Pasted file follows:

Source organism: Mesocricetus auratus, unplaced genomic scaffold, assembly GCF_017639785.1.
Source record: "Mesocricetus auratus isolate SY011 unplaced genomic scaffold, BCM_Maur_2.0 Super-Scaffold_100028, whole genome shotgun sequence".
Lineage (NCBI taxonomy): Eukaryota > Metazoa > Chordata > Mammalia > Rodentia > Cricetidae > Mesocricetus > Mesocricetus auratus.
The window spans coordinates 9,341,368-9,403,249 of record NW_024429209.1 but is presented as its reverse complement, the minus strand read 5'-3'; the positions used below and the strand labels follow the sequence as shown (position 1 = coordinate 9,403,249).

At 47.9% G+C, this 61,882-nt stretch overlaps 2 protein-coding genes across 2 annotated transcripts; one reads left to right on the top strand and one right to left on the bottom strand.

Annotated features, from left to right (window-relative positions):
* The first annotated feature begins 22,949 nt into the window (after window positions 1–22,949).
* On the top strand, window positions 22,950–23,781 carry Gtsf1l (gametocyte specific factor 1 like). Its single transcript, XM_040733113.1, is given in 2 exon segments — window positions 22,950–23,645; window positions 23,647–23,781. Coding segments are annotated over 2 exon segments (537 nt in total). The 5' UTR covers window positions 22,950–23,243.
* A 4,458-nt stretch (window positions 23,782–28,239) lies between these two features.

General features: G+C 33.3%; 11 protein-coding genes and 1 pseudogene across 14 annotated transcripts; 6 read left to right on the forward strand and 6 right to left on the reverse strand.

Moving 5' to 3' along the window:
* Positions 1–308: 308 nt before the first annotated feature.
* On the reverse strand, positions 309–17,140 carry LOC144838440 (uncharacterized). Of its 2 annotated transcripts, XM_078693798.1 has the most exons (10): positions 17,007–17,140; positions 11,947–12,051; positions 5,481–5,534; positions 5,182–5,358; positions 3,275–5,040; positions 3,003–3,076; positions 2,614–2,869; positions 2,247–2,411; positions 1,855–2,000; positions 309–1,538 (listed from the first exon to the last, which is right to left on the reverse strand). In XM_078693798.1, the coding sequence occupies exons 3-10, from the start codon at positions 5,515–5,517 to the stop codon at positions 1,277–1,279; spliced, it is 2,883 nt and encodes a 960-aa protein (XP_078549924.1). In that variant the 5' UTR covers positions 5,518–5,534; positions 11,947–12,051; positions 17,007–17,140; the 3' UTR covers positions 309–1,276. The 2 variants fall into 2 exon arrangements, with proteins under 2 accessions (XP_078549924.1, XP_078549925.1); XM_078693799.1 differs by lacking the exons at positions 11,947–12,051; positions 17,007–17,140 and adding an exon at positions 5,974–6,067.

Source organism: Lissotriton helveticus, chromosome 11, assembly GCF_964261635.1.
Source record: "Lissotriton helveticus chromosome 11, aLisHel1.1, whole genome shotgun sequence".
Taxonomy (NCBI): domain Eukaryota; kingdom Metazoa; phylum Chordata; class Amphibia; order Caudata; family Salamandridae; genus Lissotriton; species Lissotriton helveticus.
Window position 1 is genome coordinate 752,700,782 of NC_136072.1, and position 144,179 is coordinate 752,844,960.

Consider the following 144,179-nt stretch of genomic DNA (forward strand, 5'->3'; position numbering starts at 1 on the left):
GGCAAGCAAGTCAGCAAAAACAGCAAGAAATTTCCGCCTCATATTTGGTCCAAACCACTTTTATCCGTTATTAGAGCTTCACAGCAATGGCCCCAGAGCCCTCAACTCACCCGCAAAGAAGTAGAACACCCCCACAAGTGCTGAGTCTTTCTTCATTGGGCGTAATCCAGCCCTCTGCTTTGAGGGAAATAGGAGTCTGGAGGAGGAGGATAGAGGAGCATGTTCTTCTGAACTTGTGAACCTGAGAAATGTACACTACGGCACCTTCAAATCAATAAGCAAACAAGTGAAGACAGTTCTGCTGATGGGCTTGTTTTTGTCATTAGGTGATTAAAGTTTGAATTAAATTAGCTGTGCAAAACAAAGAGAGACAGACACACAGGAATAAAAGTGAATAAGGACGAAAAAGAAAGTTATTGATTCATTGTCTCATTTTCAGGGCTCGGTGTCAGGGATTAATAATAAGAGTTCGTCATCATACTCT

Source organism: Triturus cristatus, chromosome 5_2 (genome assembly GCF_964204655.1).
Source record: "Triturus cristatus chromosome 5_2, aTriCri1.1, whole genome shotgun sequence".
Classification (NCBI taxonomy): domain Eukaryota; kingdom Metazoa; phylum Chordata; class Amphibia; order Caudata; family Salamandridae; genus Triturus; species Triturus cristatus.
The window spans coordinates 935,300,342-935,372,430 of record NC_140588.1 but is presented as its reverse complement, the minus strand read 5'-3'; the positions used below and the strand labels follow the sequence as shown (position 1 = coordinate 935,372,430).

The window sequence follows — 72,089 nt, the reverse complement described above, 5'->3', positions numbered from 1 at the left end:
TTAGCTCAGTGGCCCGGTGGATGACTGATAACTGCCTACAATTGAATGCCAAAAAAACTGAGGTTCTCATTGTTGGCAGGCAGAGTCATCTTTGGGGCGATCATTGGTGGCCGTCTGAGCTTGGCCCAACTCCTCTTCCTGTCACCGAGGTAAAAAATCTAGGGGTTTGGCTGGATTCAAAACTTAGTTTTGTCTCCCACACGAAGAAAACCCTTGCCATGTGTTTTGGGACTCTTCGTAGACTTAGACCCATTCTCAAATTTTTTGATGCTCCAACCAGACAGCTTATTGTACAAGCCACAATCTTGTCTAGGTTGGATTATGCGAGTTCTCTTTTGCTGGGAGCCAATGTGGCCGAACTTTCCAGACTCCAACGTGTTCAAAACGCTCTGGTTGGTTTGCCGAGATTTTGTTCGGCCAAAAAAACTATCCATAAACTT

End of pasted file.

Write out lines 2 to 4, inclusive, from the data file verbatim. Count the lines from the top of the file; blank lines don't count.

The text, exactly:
Source record: "Mesocricetus auratus isolate SY011 unplaced genomic scaffold, BCM_Maur_2.0 Super-Scaffold_100028, whole genome shotgun sequence".
Lineage (NCBI taxonomy): Eukaryota > Metazoa > Chordata > Mammalia > Rodentia > Cricetidae > Mesocricetus > Mesocricetus auratus.
The window spans coordinates 9,341,368-9,403,249 of record NW_024429209.1 but is presented as its reverse complement, the minus strand read 5'-3'; the positions used below and the strand labels follow the sequence as shown (position 1 = coordinate 9,403,249).